Brigitte Pakendorf, Victor Wiebe, Larissa A. Tarskaia, Victor A. Spitsyn, Himla Soodyall, Alexander Rodewald, and Mark Stoneking "Mitochondrial DNA evidence for admixed origins of central Siberian populations." American Journal of Physical Anthropology 120:3 (March 2003): pages 211-224. Abstract:
"The Yakuts of northeastern Siberia are a Turkic-speaking population of horse- and cattle-breeders surrounded by Tungusic-speaking reindeer-herders and hunter-gatherers. Archaeological and ethnohistorical data suggest that Yakuts stem from a common ancestral population with the Buryats living near Lake Baikal. To address this hypothesis, we obtained sequences of the first hypervariable segment (HV1) of the mitochondrial DNA control region from Yakuts and Buryats and compared these with sequences from other Eurasian populations. The mtDNA results show that the Buryats have close affinities with both Central Asian Turkic groups and Mongols, while the Yakuts have close affinities with northeastern Siberian, Tungusic-speaking Evenks and south Siberian, Turkic-speaking Tuvans. This different ancestry of the Yakuts and the Tuvans (compared with other Turkic-speaking groups) most likely reflects extensive admixture that occurred between Turkic-speaking steppe groups and Evenks as the former migrated into Siberia. Moreover, the Yakuts are unique among Siberian populations in having a high number of haplotypes shared exclusively with Europeans, suggesting, contrary to the historical record, that occasionally Yakut men took Russian women as wives."
Ana T. Duggan, Mark Whitten, Victor Wiebe, Michael Crawford, Anne Butthof, Victor Spitsyn, Sergey Makarov, Innokentiy Novgorodov, Vladimir Osakovsky, and Brigitte Pakendorf. "Investigating the Prehistory of Tungusic Peoples of Siberia and the Amur-Ussuri Region with Complete mtDNA Genome Sequences and Y-chromosomal Markers." PLos ONE 8:12 (December 12, 2013): e83570.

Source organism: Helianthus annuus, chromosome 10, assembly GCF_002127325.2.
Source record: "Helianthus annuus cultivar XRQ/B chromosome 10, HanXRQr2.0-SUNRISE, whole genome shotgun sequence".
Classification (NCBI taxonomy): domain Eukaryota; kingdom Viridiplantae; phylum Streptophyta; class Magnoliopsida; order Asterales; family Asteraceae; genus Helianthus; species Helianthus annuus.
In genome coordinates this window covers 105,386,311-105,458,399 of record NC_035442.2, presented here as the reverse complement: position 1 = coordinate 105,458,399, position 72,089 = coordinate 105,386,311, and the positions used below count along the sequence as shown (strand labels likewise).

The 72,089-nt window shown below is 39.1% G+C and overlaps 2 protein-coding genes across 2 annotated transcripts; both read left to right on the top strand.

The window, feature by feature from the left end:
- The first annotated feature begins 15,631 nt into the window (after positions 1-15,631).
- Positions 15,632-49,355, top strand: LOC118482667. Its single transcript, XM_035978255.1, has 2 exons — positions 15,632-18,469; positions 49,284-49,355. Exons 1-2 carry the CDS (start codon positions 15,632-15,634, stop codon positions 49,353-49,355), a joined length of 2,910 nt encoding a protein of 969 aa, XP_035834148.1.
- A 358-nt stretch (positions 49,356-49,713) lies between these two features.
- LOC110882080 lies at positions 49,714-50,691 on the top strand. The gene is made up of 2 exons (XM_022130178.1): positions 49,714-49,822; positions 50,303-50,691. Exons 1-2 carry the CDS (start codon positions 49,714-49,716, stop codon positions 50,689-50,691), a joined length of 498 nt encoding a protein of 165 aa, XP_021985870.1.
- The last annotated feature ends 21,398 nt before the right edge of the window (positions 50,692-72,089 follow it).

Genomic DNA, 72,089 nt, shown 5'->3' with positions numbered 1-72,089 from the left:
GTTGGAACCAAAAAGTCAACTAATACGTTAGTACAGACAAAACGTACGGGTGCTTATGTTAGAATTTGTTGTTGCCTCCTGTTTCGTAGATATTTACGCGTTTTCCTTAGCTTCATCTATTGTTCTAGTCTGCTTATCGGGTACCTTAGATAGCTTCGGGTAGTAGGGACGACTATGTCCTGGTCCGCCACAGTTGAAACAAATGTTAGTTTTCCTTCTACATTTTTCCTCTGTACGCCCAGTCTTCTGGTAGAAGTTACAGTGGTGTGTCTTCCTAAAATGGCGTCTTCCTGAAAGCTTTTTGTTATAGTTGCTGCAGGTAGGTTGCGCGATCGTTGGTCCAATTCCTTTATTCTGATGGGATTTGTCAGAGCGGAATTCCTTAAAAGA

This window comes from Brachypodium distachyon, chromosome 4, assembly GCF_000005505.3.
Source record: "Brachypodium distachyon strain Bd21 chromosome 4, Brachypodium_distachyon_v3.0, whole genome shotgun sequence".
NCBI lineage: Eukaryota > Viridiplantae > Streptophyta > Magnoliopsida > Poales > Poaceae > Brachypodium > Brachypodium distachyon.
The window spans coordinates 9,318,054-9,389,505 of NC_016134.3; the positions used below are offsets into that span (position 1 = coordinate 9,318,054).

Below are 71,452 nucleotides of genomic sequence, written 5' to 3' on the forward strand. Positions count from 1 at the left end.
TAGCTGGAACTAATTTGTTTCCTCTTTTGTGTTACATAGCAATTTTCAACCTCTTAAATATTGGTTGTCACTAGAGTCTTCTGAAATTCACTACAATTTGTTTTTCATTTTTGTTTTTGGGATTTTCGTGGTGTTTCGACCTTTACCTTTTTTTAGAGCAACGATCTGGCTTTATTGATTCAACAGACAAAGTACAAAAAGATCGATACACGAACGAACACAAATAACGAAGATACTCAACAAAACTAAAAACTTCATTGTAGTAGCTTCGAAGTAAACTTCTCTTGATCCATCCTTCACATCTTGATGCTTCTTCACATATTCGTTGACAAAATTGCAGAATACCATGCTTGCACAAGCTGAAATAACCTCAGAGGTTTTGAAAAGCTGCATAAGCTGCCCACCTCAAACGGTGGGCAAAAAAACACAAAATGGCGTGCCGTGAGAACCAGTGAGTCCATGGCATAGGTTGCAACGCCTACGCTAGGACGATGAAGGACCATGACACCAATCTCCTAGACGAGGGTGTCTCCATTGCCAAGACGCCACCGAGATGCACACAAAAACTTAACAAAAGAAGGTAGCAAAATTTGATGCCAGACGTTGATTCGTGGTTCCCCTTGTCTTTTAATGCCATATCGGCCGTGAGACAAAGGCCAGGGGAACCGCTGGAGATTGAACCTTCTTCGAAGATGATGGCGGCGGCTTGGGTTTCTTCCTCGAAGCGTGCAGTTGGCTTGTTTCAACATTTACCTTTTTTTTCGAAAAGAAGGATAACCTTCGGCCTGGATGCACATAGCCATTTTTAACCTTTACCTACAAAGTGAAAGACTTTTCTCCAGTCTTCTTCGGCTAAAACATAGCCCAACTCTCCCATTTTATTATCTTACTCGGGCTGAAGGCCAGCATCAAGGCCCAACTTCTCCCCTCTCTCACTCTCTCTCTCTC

Excerpts from the section "MtDNA haplotype sharing analyses and networks":
"An analysis of shared haplotypes demonstrates that most of the sharing involves the different Yakut subgroups: 35 of the 54 haplotypes that are shared across different (sub)populations involve Yakuts, and 14 are shared only among different Yakut subgroups. Five haplotypes are shared only between Evenks and Yakuts, and five others are shared only between Evens and Yakuts. All five of the haplotypes shared solely between Evens and Yakuts are found in the Sakkyryyr Evens, and four are shared exclusively between Sakkyryyr Evens and Yakuts, demonstrating the considerable amount of admixture in the maternal line that has taken place between this Even subgroup and the Yakuts. [...] the central position played by the Yakuts, who share haplotypes with Evenks, Evens, Yukaghirs, and even Nivkh and Udegey."
Brigitte Pakendorf, Innokentij N. Novgorodov, Vladimir L. Osakovskij, Al'bina P. Danilova, Artur P. Protod'jakonov, and Mark Stoneking. "Investigating the effects of prehistoric migrations in Siberia: genetic variation and the origins of Yakuts." Human Genetics 120:3 (October 2006): pages 334-353. First published electronically on July 15, 2006.
Excerpts from the Abstract:
"[...] The mtDNA results show a very close affinity of the Yakuts with Central Asian and South Siberian groups, which confirms their southern origin. [...] The Y-chromosomal results confirm previous findings of a very strong bottleneck in the Yakuts, the age of which is in good accordance with the hypothesis that the Yakuts migrated north under Mongol pressure. [...]"
V. N. Khar'kov, V. A. Stepanov, O. F. Medvedev, M. G. Spiridonova, N. R. Maksimova, A. N. Nogovitsyna, and V. P. Puzyrev. "[The origin of Yakuts: analysis of Y-chromosome haplotypes]." (in Russian) Molekulyarnaya Biologiya 42:2 (March-April 2008): pages 226-237.
Sardana A. Fedorova, Marina A. Bermisheva, Richard Villems, Nadezda R. Maksimova, and Elza K. Khusnutdinova. "Analysis of Mitochondrial DNA Lineages in Yakuts." Molecular Biology 37:4 (July 2003): pages 544-553. Translated from the Russian edition of the article that was published in Molekulyarnaya Biologiya 37:4 (2003) on pages 643-653.
V. P. Puzyrev, V. A. Stepanov, M. V. Golubenko, K. V. Puzyrev, Nadezda R. Maksimova, V. N. Khar'kov, M. G. Spiridonova, and A. N. Nogovitsyna. "[MtDNA and Y-chromosome lineages in the Yakut population]." (in Russian) Genetika 39:7 (July 2003): pages 975-981.